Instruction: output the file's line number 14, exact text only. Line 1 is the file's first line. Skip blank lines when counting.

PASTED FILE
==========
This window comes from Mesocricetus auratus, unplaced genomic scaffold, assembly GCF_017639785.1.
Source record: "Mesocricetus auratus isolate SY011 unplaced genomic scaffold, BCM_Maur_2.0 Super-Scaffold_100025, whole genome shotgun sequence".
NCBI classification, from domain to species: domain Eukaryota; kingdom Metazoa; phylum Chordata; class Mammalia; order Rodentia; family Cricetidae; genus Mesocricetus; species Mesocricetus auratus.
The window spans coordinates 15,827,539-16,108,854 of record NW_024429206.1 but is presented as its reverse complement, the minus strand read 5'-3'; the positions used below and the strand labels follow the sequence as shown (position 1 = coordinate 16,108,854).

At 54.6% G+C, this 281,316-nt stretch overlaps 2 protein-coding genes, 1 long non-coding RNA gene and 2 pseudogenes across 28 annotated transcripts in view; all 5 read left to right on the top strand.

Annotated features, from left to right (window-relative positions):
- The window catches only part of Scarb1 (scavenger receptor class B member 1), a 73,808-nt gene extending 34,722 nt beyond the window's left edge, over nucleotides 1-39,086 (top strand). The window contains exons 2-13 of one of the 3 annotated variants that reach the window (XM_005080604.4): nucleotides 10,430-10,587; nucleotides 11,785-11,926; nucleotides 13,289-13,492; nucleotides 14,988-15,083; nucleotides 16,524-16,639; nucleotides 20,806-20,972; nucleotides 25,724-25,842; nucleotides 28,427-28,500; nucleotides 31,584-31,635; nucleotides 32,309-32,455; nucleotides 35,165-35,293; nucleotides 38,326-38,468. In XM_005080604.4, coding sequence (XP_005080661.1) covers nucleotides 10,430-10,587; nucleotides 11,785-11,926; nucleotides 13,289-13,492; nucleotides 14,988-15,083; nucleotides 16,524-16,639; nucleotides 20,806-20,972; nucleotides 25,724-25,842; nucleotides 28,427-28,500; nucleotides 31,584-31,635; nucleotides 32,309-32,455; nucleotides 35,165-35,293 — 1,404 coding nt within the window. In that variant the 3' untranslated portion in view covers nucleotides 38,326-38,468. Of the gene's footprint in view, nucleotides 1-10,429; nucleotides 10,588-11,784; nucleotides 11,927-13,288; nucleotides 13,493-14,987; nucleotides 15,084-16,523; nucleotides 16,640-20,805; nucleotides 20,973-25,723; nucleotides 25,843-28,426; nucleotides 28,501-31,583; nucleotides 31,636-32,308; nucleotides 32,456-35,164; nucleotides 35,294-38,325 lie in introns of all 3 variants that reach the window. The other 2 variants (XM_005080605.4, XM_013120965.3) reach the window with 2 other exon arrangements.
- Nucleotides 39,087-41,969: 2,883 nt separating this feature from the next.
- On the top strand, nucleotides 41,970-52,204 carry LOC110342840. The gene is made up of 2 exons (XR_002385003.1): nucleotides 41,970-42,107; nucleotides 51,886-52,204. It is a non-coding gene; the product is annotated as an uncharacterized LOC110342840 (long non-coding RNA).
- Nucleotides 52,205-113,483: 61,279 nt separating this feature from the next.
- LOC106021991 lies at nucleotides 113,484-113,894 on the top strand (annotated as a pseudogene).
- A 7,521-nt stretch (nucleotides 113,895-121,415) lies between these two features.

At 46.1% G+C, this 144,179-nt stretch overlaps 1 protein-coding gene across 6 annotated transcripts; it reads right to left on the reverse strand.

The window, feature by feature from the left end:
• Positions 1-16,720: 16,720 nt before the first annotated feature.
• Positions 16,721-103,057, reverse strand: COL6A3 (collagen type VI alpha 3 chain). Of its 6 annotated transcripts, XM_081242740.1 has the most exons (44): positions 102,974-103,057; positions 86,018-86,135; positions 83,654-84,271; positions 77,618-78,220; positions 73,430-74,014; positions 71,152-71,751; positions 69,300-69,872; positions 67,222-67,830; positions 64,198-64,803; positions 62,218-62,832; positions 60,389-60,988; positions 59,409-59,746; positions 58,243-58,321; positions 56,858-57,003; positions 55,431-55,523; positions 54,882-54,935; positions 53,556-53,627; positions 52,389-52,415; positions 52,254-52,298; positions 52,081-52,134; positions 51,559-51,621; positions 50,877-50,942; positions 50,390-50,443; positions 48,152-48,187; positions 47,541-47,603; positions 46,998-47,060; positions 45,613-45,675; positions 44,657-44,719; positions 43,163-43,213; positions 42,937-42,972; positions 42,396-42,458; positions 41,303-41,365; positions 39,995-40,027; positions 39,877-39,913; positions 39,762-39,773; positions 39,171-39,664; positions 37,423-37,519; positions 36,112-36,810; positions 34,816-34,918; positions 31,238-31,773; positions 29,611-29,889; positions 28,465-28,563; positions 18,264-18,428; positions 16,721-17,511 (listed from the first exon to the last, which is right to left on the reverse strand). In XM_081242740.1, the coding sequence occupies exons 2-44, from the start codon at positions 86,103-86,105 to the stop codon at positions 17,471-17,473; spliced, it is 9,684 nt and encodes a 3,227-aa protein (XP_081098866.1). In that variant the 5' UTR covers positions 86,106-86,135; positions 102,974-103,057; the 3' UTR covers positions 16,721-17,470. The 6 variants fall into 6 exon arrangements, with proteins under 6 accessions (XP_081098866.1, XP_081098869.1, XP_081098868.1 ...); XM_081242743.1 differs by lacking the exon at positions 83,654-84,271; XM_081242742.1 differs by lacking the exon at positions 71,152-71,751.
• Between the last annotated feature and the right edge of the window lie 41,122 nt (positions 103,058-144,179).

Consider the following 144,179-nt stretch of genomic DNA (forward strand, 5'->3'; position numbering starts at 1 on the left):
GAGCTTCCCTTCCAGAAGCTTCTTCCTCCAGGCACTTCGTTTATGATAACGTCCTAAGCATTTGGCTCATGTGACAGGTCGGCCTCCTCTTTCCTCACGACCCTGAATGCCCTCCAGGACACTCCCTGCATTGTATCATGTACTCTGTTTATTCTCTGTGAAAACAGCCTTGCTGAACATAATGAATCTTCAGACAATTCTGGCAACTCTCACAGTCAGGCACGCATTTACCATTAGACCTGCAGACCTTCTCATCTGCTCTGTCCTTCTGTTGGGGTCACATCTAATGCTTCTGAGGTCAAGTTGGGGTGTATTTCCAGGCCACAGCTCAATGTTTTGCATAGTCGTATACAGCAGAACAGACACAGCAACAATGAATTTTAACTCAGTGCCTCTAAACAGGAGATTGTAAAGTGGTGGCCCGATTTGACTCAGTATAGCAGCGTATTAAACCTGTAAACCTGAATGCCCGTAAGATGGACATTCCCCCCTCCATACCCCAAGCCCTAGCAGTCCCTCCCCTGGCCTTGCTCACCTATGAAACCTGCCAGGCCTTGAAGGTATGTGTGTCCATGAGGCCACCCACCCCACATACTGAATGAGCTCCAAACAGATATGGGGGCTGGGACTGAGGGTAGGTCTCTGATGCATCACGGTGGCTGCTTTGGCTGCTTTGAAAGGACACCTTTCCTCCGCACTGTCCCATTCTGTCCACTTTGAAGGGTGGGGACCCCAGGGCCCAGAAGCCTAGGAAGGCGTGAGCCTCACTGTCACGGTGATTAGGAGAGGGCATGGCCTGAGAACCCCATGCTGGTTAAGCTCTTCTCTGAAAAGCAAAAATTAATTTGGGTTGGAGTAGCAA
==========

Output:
The window, feature by feature from the left end: